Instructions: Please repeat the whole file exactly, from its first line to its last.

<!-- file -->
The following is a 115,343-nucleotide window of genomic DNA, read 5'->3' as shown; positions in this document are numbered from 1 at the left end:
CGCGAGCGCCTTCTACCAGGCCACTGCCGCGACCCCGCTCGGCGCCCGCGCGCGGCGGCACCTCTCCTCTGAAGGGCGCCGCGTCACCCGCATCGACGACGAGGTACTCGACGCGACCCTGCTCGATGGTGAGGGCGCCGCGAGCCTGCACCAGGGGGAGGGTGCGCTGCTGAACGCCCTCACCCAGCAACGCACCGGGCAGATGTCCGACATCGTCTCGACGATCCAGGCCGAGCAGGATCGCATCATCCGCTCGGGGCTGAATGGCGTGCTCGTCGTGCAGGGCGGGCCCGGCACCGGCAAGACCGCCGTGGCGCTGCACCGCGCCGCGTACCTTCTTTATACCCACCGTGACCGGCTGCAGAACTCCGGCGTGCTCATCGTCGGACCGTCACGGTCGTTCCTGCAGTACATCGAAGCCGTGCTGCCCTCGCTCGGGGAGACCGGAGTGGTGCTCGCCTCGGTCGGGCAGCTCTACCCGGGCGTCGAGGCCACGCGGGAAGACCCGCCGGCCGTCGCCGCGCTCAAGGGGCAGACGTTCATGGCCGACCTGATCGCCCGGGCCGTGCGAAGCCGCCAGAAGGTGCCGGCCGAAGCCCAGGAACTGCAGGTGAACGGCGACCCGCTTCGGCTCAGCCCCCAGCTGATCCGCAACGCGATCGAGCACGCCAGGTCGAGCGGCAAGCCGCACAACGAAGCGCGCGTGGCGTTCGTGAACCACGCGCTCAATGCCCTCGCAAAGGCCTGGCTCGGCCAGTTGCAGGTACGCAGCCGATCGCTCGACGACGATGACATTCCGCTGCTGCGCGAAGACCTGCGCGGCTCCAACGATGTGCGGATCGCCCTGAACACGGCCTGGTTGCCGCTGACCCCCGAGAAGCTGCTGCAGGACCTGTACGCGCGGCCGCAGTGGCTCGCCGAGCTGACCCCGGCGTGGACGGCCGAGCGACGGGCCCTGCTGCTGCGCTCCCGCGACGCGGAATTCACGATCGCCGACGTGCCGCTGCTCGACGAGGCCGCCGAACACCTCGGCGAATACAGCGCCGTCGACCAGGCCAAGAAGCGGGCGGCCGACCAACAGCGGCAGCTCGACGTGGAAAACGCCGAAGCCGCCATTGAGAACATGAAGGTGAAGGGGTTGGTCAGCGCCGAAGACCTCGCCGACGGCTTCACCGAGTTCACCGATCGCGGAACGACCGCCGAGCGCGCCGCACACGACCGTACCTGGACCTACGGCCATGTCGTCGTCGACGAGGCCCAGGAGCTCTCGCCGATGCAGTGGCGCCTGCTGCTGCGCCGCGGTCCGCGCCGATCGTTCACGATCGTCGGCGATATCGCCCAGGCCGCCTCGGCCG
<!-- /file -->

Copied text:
The following is a 115,343-nucleotide window of genomic DNA, read 5'->3' as shown; positions in this document are numbered from 1 at the left end:
CGCGAGCGCCTTCTACCAGGCCACTGCCGCGACCCCGCTCGGCGCCCGCGCGCGGCGGCACCTCTCCTCTGAAGGGCGCCGCGTCACCCGCATCGACGACGAGGTACTCGACGCGACCCTGCTCGATGGTGAGGGCGCCGCGAGCCTGCACCAGGGGGAGGGTGCGCTGCTGAACGCCCTCACCCAGCAACGCACCGGGCAGATGTCCGACATCGTCTCGACGATCCAGGCCGAGCAGGATCGCATCATCCGCTCGGGGCTGAATGGCGTGCTCGTCGTGCAGGGCGGGCCCGGCACCGGCAAGACCGCCGTGGCGCTGCACCGCGCCGCGTACCTTCTTTATACCCACCGTGACCGGCTGCAGAACTCCGGCGTGCTCATCGTCGGACCGTCACGGTCGTTCCTGCAGTACATCGAAGCCGTGCTGCCCTCGCTCGGGGAGACCGGAGTGGTGCTCGCCTCGGTCGGGCAGCTCTACCCGGGCGTCGAGGCCACGCGGGAAGACCCGCCGGCCGTCGCCGCGCTCAAGGGGCAGACGTTCATGGCCGACCTGATCGCCCGGGCCGTGCGAAGCCGCCAGAAGGTGCCGGCCGAAGCCCAGGAACTGCAGGTGAACGGCGACCCGCTTCGGCTCAGCCCCCAGCTGATCCGCAACGCGATCGAGCACGCCAGGTCGAGCGGCAAGCCGCACAACGAAGCGCGCGTGGCGTTCGTGAACCACGCGCTCAATGCCCTCGCAAAGGCCTGGCTCGGCCAGTTGCAGGTACGCAGCCGATCGCTCGACGACGATGACATTCCGCTGCTGCGCGAAGACCTGCGCGGCTCCAACGATGTGCGGATCGCCCTGAACACGGCCTGGTTGCCGCTGACCCCCGAGAAGCTGCTGCAGGACCTGTACGCGCGGCCGCAGTGGCTCGCCGAGCTGACCCCGGCGTGGACGGCCGAGCGACGGGCCCTGCTGCTGCGCTCCCGCGACGCGGAATTCACGATCGCCGACGTGCCGCTGCTCGACGAGGCCGCCGAACACCTCGGCGAATACAGCGCCGTCGACCAGGCCAAGAAGCGGGCGGCCGACCAACAGCGGCAGCTCGACGTGGAAAACGCCGAAGCCGCCATTGAGAACATGAAGGTGAAGGGGTTGGTCAGCGCCGAAGACCTCGCCGACGGCTTCACCGAGTTCACCGATCGCGGAACGACCGCCGAGCGCGCCGCACACGACCGTACCTGGACCTACGGCCATGTCGTCGTCGACGAGGCCCAGGAGCTCTCGCCGATGCAGTGGCGCCTGCTGCTGCGCCGCGGTCCGCGCCGATCGTTCACGATCGTCGGCGATATCGCCCAGGCCGCCTCGGCCG